Selecting a Major

What types of majors are there?

A disciplinary major is a major in a traditional academic discipline. A student selecting a disciplinary major completes the number of credit hours in that field as specified by the program. At least half of the course credits in a major must be completed at Guilford.

An interdisciplinary major utilizes theoretical perspectives for analysis from more than one traditional academic discipline. A student selecting an interdisciplinary major completes the number of credit hours in courses specified by the program. Some interdisciplinary majors must also complete a second disciplinary major, resulting in a double major. At least half of the major must be completed at Guilford.

A double major consists of two distinct majors. A student must complete at least 32 discrete credits for each major, but courses may double count between the two majors. Also, to earn a double major, a student must complete all requirements for each of the two majors.

All Guilford College graduates are awarded one degree, though students may complete the requirements for more than one major by double majoring. When students have completed the requirements for more than one major, and those majors offer different degrees (A.B., B.S., B.M., B.F.A.), a student will select which degree will be awarded. Although each graduate is awarded only one degree, all majors completed by a student are listed on a student’s permanent academic transcript.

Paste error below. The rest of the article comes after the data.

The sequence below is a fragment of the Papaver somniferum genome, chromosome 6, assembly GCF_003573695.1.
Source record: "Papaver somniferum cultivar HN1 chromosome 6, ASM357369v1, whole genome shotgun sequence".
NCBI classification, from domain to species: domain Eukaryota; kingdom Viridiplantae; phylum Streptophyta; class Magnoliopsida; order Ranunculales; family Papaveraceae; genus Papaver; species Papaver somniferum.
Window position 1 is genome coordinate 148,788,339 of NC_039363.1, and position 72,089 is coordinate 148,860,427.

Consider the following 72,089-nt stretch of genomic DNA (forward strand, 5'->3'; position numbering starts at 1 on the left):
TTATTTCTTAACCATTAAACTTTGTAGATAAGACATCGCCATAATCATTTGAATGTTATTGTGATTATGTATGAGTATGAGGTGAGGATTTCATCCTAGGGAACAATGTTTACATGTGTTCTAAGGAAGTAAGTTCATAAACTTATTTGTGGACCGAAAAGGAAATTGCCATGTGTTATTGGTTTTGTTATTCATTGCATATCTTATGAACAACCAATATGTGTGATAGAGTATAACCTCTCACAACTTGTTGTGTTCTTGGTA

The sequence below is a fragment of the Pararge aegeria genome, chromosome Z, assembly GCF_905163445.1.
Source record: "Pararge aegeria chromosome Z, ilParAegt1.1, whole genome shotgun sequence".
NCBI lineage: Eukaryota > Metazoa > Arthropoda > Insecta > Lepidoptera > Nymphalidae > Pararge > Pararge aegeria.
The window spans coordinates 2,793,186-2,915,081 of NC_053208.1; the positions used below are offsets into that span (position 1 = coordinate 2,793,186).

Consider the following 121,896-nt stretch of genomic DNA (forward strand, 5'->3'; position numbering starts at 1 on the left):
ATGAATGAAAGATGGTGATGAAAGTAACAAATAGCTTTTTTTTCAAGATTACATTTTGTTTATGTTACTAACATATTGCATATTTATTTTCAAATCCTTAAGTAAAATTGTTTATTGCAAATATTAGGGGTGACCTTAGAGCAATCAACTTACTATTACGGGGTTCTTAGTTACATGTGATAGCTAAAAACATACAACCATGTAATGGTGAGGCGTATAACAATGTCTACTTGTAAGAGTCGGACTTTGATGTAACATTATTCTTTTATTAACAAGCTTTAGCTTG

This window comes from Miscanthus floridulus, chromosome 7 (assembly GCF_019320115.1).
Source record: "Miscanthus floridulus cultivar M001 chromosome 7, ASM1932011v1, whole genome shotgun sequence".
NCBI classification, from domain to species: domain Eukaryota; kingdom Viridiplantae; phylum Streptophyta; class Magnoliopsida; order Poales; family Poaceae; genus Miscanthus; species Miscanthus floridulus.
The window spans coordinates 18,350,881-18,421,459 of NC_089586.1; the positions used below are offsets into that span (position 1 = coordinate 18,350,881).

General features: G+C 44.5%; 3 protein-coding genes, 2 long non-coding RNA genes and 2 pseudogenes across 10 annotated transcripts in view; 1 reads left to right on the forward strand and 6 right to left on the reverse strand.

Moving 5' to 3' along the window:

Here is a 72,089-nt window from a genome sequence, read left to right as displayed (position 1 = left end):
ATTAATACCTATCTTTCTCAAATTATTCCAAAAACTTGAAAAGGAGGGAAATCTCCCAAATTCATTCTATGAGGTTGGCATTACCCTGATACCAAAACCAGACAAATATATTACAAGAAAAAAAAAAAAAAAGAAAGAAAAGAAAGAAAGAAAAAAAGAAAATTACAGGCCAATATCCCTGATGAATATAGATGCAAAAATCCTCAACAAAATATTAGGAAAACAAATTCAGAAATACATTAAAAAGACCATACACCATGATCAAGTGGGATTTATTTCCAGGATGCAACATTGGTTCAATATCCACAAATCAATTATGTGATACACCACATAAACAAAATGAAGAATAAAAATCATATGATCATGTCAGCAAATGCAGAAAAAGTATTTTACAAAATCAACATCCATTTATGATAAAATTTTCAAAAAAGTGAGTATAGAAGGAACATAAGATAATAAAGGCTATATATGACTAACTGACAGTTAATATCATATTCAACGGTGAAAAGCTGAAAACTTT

Note: for a student to earn their degree, the student must complete at least half of the major credit hour requirements at Guilford. This requirement applies to each major a student earns. The minimum grade to satisfy a major is a C- in each of the courses required for a major, unless otherwise specified for professional licensure. In order for credit/no credit courses to count toward a major, they must be explicitly designated as such in the Guilford College Catalog.

Exploring Majors